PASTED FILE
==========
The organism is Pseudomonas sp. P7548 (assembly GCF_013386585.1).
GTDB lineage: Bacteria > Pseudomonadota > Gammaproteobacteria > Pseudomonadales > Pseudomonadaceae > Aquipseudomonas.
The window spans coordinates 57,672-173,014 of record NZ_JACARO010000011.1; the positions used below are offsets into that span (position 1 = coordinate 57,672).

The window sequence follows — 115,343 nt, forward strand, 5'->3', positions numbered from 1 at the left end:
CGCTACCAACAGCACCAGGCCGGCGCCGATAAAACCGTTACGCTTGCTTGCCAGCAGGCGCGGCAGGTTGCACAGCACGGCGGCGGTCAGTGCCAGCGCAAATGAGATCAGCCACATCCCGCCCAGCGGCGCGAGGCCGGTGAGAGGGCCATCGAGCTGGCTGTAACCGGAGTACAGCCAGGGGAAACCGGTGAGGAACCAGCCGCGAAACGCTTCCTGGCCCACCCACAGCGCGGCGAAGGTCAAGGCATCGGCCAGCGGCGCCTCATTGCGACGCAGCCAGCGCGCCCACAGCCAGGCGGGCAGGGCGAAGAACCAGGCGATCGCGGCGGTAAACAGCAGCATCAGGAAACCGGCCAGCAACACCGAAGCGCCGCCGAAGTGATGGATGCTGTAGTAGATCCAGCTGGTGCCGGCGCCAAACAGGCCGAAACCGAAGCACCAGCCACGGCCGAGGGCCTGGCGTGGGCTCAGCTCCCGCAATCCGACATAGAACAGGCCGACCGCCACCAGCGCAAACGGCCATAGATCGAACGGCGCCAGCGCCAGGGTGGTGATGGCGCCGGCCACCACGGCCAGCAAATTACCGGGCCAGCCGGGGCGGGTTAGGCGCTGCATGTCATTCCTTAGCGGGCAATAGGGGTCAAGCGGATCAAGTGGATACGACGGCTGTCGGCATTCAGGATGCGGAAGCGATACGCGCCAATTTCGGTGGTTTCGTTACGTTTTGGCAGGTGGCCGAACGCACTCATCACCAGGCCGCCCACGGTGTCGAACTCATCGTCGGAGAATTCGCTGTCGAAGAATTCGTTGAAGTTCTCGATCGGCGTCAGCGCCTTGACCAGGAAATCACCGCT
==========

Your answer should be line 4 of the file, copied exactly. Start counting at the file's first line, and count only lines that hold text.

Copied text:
The window sequence follows — 115,343 nt, forward strand, 5'->3', positions numbered from 1 at the left end: